Line a colander with cheesecloth and gently pour the curds and whey into the colander. Allow most of the whey to drain out (save the whey for use in soups or gravies), then take up the corners of the cheesecloth and hang the bundle over a bowl to catch any remaining whey that drips. Hang for 2 hours.

Bring to boiling a pot of water. Plunge the bundle into the water for 4 seconds, then hang the bundle again. After 1 hour, repeat the boiling water plunge, allow mixture to drain 1 hour, then wrap in several layers of cheesecloth and refrigerate. The curds will be ready to eat in three to four days.

Curds of Brynza are used in numerous ways. Often a bowl of curds is placed on the Zakuska table and spooned over bliny. The curds are also used in dumplings (see Pelmeni with Brynza, Chapter II).

Brynza is good eaten by itself, or sprinkled with caviar.

Blirek (cheese filled turnovers) Approximately 24

1 cup warm milk (110 degrees F.)

Dash of sugar

2 pkgs. active dry yeast

4 cups all-purpose flour

1/3 cup butter, melted

2 eggs, lightly beaten


1 cup Emmenthal cheese, finely grated

½ cup Swiss cheese, finely grated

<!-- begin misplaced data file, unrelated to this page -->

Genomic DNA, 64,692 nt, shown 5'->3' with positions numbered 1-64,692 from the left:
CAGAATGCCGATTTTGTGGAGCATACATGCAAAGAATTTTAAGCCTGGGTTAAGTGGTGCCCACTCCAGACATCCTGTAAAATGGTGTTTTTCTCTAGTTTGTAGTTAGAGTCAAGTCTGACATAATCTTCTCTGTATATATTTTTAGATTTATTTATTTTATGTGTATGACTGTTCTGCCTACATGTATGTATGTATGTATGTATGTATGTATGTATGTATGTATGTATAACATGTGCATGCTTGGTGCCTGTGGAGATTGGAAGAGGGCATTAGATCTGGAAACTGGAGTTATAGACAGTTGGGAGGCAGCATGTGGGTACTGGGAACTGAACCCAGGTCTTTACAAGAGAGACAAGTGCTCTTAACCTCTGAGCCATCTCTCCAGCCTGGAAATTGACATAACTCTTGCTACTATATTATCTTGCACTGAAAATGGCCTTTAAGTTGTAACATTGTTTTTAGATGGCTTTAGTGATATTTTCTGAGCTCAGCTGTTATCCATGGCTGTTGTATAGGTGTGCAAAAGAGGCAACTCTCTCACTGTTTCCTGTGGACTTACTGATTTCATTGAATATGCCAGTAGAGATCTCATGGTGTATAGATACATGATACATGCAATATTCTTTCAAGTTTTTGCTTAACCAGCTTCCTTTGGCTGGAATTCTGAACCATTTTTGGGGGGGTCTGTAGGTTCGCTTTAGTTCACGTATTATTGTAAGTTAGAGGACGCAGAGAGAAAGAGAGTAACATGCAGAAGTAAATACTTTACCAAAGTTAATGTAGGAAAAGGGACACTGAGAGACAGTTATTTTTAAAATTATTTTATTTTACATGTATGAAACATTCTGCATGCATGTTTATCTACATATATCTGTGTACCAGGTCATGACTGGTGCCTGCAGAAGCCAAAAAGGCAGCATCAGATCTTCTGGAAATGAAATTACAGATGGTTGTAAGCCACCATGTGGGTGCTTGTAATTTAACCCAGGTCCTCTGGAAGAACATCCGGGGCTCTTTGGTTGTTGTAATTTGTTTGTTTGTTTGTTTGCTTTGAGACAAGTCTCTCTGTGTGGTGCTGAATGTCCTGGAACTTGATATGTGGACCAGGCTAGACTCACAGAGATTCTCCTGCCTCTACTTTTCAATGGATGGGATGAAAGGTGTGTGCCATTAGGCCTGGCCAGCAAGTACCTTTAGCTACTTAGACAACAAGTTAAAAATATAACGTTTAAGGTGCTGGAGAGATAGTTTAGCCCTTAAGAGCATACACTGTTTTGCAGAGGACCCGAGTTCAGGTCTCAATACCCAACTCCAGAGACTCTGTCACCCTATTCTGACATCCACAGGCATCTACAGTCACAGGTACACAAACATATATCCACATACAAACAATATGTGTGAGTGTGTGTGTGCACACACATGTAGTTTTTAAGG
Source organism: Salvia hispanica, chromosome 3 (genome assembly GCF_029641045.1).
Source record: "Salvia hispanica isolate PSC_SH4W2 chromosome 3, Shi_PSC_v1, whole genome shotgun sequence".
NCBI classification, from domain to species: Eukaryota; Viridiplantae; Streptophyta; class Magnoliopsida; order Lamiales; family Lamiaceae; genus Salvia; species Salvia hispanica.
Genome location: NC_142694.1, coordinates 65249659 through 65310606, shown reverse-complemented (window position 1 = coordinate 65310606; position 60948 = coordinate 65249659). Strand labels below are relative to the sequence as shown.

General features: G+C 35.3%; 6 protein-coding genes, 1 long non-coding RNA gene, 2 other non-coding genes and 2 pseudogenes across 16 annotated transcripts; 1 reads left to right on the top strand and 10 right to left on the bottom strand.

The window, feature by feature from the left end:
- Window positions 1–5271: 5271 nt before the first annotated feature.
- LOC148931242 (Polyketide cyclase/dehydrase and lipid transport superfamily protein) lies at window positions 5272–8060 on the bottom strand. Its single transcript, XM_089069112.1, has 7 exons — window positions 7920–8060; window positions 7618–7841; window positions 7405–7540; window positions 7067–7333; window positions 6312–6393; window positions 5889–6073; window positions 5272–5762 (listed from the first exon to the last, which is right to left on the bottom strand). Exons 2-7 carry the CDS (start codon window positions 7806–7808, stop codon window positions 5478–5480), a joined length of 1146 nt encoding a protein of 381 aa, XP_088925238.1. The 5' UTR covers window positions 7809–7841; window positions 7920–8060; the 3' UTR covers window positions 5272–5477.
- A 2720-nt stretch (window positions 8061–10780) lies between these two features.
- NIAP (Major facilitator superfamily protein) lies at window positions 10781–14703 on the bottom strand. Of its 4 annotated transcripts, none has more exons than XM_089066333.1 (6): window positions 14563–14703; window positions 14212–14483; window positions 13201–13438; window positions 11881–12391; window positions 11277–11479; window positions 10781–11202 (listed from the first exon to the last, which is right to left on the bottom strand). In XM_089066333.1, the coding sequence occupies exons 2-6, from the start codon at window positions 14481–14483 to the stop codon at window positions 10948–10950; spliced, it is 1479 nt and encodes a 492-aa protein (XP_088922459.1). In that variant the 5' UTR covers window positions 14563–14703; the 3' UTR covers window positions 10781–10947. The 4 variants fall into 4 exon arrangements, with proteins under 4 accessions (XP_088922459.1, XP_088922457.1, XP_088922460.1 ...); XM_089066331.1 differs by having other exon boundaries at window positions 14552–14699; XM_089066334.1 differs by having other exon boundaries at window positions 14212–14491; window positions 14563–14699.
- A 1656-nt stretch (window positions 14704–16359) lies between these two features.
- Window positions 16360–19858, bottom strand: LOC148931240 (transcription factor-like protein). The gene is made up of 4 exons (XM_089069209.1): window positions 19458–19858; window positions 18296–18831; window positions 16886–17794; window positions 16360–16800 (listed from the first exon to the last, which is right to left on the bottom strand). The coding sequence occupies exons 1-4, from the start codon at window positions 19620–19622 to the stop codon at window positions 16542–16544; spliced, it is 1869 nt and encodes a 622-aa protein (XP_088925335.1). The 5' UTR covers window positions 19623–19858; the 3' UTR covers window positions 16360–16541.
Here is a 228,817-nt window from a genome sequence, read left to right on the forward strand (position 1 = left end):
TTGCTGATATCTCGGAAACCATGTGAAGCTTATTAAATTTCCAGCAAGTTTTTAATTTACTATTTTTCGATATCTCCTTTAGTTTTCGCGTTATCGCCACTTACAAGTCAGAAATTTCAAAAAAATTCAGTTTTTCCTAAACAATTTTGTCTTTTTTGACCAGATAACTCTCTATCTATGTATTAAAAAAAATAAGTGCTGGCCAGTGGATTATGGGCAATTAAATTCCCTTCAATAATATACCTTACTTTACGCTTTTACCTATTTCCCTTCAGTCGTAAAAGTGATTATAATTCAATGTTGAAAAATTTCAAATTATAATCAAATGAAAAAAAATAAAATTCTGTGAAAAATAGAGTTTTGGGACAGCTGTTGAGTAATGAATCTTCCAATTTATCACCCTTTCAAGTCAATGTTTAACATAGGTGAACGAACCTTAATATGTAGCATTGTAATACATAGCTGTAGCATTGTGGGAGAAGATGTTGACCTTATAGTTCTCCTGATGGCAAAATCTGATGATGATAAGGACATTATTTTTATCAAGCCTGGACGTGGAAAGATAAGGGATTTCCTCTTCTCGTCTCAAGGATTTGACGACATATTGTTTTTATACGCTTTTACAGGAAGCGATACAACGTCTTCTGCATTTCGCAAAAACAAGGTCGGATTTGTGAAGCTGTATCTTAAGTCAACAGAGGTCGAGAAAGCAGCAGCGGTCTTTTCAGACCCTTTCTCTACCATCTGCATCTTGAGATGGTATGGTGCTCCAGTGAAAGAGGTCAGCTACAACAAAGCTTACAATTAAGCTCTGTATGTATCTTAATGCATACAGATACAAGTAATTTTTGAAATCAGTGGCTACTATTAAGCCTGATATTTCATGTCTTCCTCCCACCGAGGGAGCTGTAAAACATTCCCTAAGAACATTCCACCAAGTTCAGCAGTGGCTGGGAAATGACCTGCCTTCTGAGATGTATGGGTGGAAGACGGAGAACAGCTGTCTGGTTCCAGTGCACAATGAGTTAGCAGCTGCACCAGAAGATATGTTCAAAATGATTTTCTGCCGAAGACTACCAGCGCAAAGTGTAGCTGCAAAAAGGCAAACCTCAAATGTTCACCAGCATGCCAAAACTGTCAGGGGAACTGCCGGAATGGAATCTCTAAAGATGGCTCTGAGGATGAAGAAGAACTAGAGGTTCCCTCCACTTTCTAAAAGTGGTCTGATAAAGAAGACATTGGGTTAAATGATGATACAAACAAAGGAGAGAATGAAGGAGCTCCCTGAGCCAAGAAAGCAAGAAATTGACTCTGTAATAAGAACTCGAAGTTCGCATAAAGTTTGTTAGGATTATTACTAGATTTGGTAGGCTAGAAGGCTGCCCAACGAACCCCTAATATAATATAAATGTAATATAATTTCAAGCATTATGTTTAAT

½ cup curd Brynza or large curd cottage cheese

¼ cup sour cream

1 egg beaten

To make pastry, sprinkle dash of sugar and 2 pkgs. yeast over warm milk. Let stand 5 minutes in warm place. Stir gently. Sift flour into a large bowl. Melt butter in small saucepan and cool to room temperature. Lightly beat eggs and butter into yeast mixture. Pour over flour in bowl, stirring with wooden spoon to make soft dough. Turn on lightly floured surface and knead until smooth and satiny. Cover and let rise in warm place 1½ hours.

Meanwhile, make filling by mixing together grated cheese, curd cheese, sour cream and beaten egg. Chill.

On lightly floured surface, knead dough lightly. Roll out to a 20 x 16-inch rectangle. Divide dough